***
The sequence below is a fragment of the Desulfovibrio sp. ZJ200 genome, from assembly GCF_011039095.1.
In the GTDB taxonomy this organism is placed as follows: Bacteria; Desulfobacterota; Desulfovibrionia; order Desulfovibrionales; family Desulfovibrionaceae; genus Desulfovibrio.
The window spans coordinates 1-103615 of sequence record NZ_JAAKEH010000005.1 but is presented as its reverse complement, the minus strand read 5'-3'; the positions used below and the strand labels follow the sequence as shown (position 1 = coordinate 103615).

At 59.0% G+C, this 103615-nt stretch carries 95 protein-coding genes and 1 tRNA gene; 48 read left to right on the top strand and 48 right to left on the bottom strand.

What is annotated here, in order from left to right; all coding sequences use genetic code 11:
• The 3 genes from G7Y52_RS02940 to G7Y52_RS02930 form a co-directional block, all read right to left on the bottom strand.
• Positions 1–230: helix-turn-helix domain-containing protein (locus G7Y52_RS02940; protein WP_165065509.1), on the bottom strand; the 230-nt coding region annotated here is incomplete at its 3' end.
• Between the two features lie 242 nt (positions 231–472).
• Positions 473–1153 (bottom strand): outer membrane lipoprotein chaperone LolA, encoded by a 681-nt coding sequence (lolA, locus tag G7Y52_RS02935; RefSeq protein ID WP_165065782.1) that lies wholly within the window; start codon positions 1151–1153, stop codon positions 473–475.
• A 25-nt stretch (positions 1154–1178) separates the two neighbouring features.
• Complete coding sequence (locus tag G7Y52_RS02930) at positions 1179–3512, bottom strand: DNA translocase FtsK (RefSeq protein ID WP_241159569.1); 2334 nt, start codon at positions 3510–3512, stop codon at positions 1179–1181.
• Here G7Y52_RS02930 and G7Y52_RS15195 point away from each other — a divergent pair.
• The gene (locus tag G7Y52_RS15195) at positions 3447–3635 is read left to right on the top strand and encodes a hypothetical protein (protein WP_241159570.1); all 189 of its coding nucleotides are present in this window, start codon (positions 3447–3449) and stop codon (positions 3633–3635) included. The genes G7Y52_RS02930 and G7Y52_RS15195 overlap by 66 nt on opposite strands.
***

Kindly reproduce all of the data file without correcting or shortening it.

The sequence below is a fragment of the Desulfovibrio sp. ZJ200 genome, from assembly GCF_011039095.1.
In the GTDB taxonomy this organism is placed as follows: Bacteria; Desulfobacterota; Desulfovibrionia; order Desulfovibrionales; family Desulfovibrionaceae; genus Desulfovibrio.
The window spans coordinates 1-103615 of sequence record NZ_JAAKEH010000005.1 but is presented as its reverse complement, the minus strand read 5'-3'; the positions used below and the strand labels follow the sequence as shown (position 1 = coordinate 103615).

At 59.0% G+C, this 103615-nt stretch carries 95 protein-coding genes and 1 tRNA gene; 48 read left to right on the top strand and 48 right to left on the bottom strand.

What is annotated here, in order from left to right; all coding sequences use genetic code 11:
• The 3 genes from G7Y52_RS02940 to G7Y52_RS02930 form a co-directional block, all read right to left on the bottom strand.
• Positions 1–230: helix-turn-helix domain-containing protein (locus G7Y52_RS02940; protein WP_165065509.1), on the bottom strand; the 230-nt coding region annotated here is incomplete at its 3' end.
• Between the two features lie 242 nt (positions 231–472).
• Positions 473–1153 (bottom strand): outer membrane lipoprotein chaperone LolA, encoded by a 681-nt coding sequence (lolA, locus tag G7Y52_RS02935; RefSeq protein ID WP_165065782.1) that lies wholly within the window; start codon positions 1151–1153, stop codon positions 473–475.
• A 25-nt stretch (positions 1154–1178) separates the two neighbouring features.
• Complete coding sequence (locus tag G7Y52_RS02930) at positions 1179–3512, bottom strand: DNA translocase FtsK (RefSeq protein ID WP_241159569.1); 2334 nt, start codon at positions 3510–3512, stop codon at positions 1179–1181.
• Here G7Y52_RS02930 and G7Y52_RS15195 point away from each other — a divergent pair.
• The gene (locus tag G7Y52_RS15195) at positions 3447–3635 is read left to right on the top strand and encodes a hypothetical protein (protein WP_241159570.1); all 189 of its coding nucleotides are present in this window, start codon (positions 3447–3449) and stop codon (positions 3633–3635) included. The genes G7Y52_RS02930 and G7Y52_RS15195 overlap by 66 nt on opposite strands.